Break It Down IV

Lunch time in a long-term care home. It sometimes feels like we’re rounding up the herd for a feeding frenzy of food – that quite frankly – looks like it could belong in a sty. I mentioned in previous posts the different types of food we serve, right? Puree (imagine salad and roast beef that’s been put through a blender) minced and of course regular.

I’ll admit it – I’ve eaten it. NO, not the puree for crying out loud, but the regular meals and for the most part they’re not bad. If anything they can tend to lean toward the bland side but I just add salt and it’s fine. What really stinks – I think – is how the staff is required to by a meal if we even want any. I get it. The food is here for the residents and they are ALWAYS our number one priority. But after they’ve eaten and any room trays that need to be prepared have been done, why can’t we have the left overs? Do you know what happens to left overs? They get thrown out, everything. I think it’s a terrible waste of food but c’est la vie.

Lunch time – like breakfast and I’m assuming dinner (I haven’t worked the dinner shift yet) – usually goes pretty smoothly if we all stick to the routine. Depending on the day, a certain table gets served first. I’m telling you, on occasion it really is like dealing with a 5-year-old child. “Why re they getting served first! They got served first last week! GIVE ME TEA!”. Forget the please and thank yous, forget any and all logic you might be tempted to use. REMEMBER: For the most part, I am dealing with individuals that are no longer capable of dealing with reason and logic. Arguing would be useless and it would only frustrate both parties. SO, we have a schedule, and depending on the day, a certain table gets to be served first.

2 options. Yep, that’s all there is. This generally consists of 2 meat options, 2 veggie options and potato. Sometimes fish is served, or a pasta dish or salad. The variety over all is fairly decent, but there are some days where I seriously wonder who’s thinking up these menu ideas.

For instance: Today we have lamp chops or roast beef. These lamb chops were mainly bone, I don’t recall one resident who didn’t have a complaint. Do the cooks not realize that these people are depending on artificial teeth to chew this stuff? That perhaps their over all strength isn’t as good as it used to be so attempting to cut a leather-like slab of roast beef with a butter knife isn’t going to do it?

It’s not just me wondering this, my residents have expressed their opinions as well and I don’t know why something hasn’t been done about it yet.

1 hour. Thats how much time we have to get people seated, fed, and out. Yeah, we run a tight ship. I try to stay after lunch and help clean tables but depending on the day and what I still need to get done, sometimes I can’t do it.

At least we have apple pie for dessert. Mmmmmm.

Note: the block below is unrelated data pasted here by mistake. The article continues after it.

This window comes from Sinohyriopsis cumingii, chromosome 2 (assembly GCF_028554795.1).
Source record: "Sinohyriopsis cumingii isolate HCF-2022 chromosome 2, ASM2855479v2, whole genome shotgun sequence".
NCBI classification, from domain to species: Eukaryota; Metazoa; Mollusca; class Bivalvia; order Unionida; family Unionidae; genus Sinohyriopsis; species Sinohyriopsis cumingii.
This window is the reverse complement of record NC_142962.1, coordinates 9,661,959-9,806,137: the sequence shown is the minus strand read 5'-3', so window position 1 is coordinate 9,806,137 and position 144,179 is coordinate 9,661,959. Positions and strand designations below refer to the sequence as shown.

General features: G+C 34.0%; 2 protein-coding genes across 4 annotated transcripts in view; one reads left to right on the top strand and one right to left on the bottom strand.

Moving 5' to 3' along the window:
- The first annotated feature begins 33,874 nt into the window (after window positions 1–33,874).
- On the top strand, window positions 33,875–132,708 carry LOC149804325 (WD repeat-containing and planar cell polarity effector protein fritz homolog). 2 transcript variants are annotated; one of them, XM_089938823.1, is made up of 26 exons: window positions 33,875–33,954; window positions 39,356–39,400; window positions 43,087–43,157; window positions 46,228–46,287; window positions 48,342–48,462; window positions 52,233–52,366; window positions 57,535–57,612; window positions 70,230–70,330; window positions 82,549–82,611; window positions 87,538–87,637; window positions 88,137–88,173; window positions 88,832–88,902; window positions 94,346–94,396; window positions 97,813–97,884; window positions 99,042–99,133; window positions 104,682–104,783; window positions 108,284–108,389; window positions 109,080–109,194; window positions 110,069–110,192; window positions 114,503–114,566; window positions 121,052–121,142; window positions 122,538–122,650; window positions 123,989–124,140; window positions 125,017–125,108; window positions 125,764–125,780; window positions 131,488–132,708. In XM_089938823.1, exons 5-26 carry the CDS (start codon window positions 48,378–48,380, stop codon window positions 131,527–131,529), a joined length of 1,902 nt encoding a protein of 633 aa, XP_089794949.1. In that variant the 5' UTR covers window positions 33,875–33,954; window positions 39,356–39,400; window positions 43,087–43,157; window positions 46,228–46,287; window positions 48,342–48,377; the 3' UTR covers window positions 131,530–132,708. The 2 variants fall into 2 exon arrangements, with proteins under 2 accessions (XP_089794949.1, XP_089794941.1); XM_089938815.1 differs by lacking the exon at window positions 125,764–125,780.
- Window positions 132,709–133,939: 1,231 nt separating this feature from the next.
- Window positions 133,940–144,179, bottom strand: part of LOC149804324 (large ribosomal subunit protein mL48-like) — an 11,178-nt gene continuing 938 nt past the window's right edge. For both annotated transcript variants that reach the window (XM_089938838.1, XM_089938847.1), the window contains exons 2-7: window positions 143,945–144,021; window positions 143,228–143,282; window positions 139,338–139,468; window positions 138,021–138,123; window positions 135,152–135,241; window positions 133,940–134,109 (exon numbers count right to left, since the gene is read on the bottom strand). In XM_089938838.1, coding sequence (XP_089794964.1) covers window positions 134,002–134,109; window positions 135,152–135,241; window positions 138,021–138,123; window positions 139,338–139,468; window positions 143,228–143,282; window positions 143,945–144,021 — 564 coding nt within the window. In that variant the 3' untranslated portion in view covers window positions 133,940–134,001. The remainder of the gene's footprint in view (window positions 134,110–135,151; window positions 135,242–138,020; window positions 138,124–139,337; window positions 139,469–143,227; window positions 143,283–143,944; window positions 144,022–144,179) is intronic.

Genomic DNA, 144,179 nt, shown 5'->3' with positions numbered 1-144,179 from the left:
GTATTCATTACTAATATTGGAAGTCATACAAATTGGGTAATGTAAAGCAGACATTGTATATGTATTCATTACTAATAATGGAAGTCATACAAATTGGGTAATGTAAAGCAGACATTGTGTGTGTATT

A little break in routine never hurt anyone.

“CODE BLUE! CODE BLUE!”

I look up from the coffee and tea I’ve started to serve in the dining room and frantically look around. Code blue is choking and if it’s called you know it’s serious. Who’s choking?! Oh crap. My resident, ofcourse.

“Call CODE BLUE!” The nurse yells and my co-worker runs frantically to make the call. My resident is red. Oh boy are they red and not breathing or coughing. This isn’t good at all. The nurse is starting abdominal thrusts and I run over to see if there’s anything I can do. I’m stronger than her – her words, NOT mine – so she asks me to take over. Are you shitting me? I know I learned this stuff in school but I never ever expected to have to use it.

“Don’t die, don’t die, don’t die, don’t die” I say on repeat in my head. On the outside I’m calm and collected and apparently know what I’m doing, but the inside feels like I’m tumbling around inside a washing machine.

Coughing! He’s coughing! OH, thank God. By this time our RNs and other RPNs have come on to the floor. Are they ok? They seem ok, “Are you ok?” Wow. They’re still coughing, what did they choke on?! Pills. Well, I guess it’s applesauce now until further notice. … pills are crushed and put into applesauce – or yogurt – if they can’t be taken whole. Normally they can take them whole, but something happened today.

They’re not very pleased with having to be put on a minced diet until the dietician can evaluate them. I’d be pissed too, it’s not at all appealing to look at. .. but there’s something still wrong. They say they’re fine but they don’t look themselves. I’ve been taking care of you for 2 years and this is not normal. You look almost stunned… half asleep. You’re asked if you’d like to go to the hospital and you agree.

Alright. Don’t judge me. But when we have to call the EMS services I get a little giddy. Firemen and ambulence dudes in uniform are delightful and add a little excitement to my day. Usually they send women – weird luck of the draw – but today we get 3 firemen and 2 EMS guys. FIVE! So exciting.

They’re talking to my resident and asking if they remember anything and they don’t. They don’t remember choking and they have no idea why all these people are in their room. I knew something wasn’t right.

Very rarely do we have days like this, but they happen and you have to be prepared for them. I don’t know how I knew what I was doing but I guess when you need to do it you just remember automatically. Kind of like riding a bike. … something else I haven’t done in ages. I wonder if I’d fall off.

Break It Down III